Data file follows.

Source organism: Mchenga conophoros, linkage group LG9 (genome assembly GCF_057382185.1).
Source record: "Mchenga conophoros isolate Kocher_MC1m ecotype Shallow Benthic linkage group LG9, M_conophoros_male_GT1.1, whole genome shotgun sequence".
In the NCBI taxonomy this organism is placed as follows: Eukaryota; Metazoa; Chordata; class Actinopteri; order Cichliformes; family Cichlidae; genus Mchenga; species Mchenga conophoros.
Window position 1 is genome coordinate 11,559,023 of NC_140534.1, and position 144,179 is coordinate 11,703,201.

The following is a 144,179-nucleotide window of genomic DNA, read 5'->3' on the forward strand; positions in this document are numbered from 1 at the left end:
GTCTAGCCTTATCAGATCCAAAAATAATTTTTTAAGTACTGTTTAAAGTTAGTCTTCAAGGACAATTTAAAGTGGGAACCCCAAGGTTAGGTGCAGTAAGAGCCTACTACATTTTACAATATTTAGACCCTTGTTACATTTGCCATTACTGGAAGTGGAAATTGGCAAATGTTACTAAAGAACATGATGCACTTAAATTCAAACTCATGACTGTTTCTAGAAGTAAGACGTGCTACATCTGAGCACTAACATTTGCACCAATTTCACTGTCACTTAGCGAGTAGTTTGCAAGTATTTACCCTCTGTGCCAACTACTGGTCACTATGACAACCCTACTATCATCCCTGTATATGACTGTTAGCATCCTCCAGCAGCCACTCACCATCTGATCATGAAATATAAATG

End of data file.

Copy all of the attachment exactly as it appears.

Source organism: Mchenga conophoros, linkage group LG9 (genome assembly GCF_057382185.1).
Source record: "Mchenga conophoros isolate Kocher_MC1m ecotype Shallow Benthic linkage group LG9, M_conophoros_male_GT1.1, whole genome shotgun sequence".
In the NCBI taxonomy this organism is placed as follows: Eukaryota; Metazoa; Chordata; class Actinopteri; order Cichliformes; family Cichlidae; genus Mchenga; species Mchenga conophoros.
Window position 1 is genome coordinate 11,559,023 of NC_140534.1, and position 144,179 is coordinate 11,703,201.

The following is a 144,179-nucleotide window of genomic DNA, read 5'->3' on the forward strand; positions in this document are numbered from 1 at the left end:
GTCTAGCCTTATCAGATCCAAAAATAATTTTTTAAGTACTGTTTAAAGTTAGTCTTCAAGGACAATTTAAAGTGGGAACCCCAAGGTTAGGTGCAGTAAGAGCCTACTACATTTTACAATATTTAGACCCTTGTTACATTTGCCATTACTGGAAGTGGAAATTGGCAAATGTTACTAAAGAACATGATGCACTTAAATTCAAACTCATGACTGTTTCTAGAAGTAAGACGTGCTACATCTGAGCACTAACATTTGCACCAATTTCACTGTCACTTAGCGAGTAGTTTGCAAGTATTTACCCTCTGTGCCAACTACTGGTCACTATGACAACCCTACTATCATCCCTGTATATGACTGTTAGCATCCTCCAGCAGCCACTCACCATCTGATCATGAAATATAAATG